What is sexual harassment? How can it be prevented? What procedures are in place to report it?
Those were some of the questions posed during a Florida Commission on Human Relations public workshop on sexual harassment Monday at Leroy Collins Library in Tallahassee.
A human relations workshop ordinarily wouldn’t grab media attention, but in the wake of allegations against two prominent public officials, Sen. Jack Latvala and former Public Service Commissioner Ritch Workman, and the discovery that the state has doled out more than $11 million to settle harassment claims over the past 30 years, a roundtable discussion on sexual harassment is a story of genuine public interest.
The commission is a state body that investigates and resolves discrimination complaints. Its website proclaims it is “United in One Goal: Equal Opportunity and Mutual Respect.”
In attendance at the workshop were several human relations professionals, most of whom were women. Sharon Ofuani, former director of Tallahassee’s Equity and Workforce development and noted champion of diversity in the workplace, moderated the discussion.
Speaking on the courage of those across the country who have broken silence about sexual harassment, Ofuani said, “This is just a cup that had runneth over.”
In other words, this is nothing new. It’s just reached a tipping point where confidence trumps fear of backlash for coming forward with accusations. Ofuani cited Anita Hill, who accused Supreme Court Justice Clarence Thomas of sexual harassment upon his nomination to the high court in 1991.
“That was a big drop in the cup,” Ofuani said. “And then, (Bill) Cosby. Oh, that just filled the cup up.
“And now, almost every day.”
A friendly, open-minded discussion succeeded this context. Ofuani separated sexual harassment into two categories: Quid pro quo, in which superiors leverage power over coworkers in return for sexual favors, and sexual harassment that makes the work environment uncomfortable. The latter could be inappropriate language or innuendos — and sometimes inappropriate touching, in which case it becomes sexual assault, Ofuani said.
Still, there is no clear definition for sexual harassment; it depends largely on how an interaction is perceived, Ofuani said. Addressing a culture of victim blaming, Ofuani said sexual harassment cannot be brought upon someone by their own actions. A person’s outfit is not a solicitation for sexual remarks.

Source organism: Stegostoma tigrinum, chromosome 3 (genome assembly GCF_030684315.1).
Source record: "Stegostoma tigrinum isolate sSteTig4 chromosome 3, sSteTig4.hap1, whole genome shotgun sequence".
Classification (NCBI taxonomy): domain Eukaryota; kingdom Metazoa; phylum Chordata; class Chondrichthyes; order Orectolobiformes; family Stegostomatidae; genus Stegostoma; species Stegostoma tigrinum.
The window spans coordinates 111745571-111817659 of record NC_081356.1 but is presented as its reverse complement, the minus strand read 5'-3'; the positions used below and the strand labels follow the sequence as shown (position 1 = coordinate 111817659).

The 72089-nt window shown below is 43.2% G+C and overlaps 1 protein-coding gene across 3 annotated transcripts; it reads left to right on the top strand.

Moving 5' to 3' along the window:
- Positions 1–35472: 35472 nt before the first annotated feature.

Ofuani then posited a golden rule.
“If it makes you uncomfortable,” she said. “Then perhaps sexual harassment is going on.”
A healthy, balanced discussion ensued. Some voiced concerns over a lack of due process in some of the allegations, saying that the knee-jerk reaction of an allegation can ruin careers and lives before innocence or guilt is determined. Some said training and education on the subject needs to be revamped and emphasized.
Michelle Wilson, executive director of the Florida Commission on Human Relations, said the agency does a lot of training as it’s requested and has hosted other workshops in the past on issues such as housing. She said the sexual harassment training was initiated by the commission.
Wilson said there’s been an overall uptick in attention placed on her agency, including increased media calls and individuals wishing to file complaints. She did not provide exact numbers. She stressed that the commission is a fact-finding organization that provides resources for both alleged victims and defendants.
In closing the discussion, Ofuani touched on what’s brought the issue of widespread sexual harassment to national attention: breaking silence. She said it’s something that should persist in relation to anything inappropriate in the workplace. Otherwise, “As long as you stay silent, it’s going to continue.”